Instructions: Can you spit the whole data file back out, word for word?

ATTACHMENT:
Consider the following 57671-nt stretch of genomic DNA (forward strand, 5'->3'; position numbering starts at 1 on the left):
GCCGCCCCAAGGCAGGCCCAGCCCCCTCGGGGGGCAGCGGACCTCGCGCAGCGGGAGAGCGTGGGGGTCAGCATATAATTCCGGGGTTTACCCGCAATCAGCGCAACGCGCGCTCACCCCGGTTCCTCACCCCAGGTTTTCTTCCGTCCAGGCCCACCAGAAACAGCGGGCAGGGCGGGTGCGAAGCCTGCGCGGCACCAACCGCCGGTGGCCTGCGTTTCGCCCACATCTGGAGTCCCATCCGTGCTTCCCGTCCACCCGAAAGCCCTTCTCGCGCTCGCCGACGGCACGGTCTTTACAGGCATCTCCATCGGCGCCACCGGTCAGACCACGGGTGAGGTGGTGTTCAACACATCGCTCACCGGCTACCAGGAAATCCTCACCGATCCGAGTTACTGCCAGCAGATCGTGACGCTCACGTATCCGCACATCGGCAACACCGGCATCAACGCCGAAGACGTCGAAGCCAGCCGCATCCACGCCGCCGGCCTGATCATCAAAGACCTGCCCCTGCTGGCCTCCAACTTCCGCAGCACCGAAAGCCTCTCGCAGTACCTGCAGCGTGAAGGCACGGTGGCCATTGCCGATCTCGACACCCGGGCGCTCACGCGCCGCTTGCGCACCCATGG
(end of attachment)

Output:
Consider the following 57671-nt stretch of genomic DNA (forward strand, 5'->3'; position numbering starts at 1 on the left):
GCCGCCCCAAGGCAGGCCCAGCCCCCTCGGGGGGCAGCGGACCTCGCGCAGCGGGAGAGCGTGGGGGTCAGCATATAATTCCGGGGTTTACCCGCAATCAGCGCAACGCGCGCTCACCCCGGTTCCTCACCCCAGGTTTTCTTCCGTCCAGGCCCACCAGAAACAGCGGGCAGGGCGGGTGCGAAGCCTGCGCGGCACCAACCGCCGGTGGCCTGCGTTTCGCCCACATCTGGAGTCCCATCCGTGCTTCCCGTCCACCCGAAAGCCCTTCTCGCGCTCGCCGACGGCACGGTCTTTACAGGCATCTCCATCGGCGCCACCGGTCAGACCACGGGTGAGGTGGTGTTCAACACATCGCTCACCGGCTACCAGGAAATCCTCACCGATCCGAGTTACTGCCAGCAGATCGTGACGCTCACGTATCCGCACATCGGCAACACCGGCATCAACGCCGAAGACGTCGAAGCCAGCCGCATCCACGCCGCCGGCCTGATCATCAAAGACCTGCCCCTGCTGGCCTCCAACTTCCGCAGCACCGAAAGCCTCTCGCAGTACCTGCAGCGTGAAGGCACGGTGGCCATTGCCGATCTCGACACCCGGGCGCTCACGCGCCGCTTGCGCACCCATGG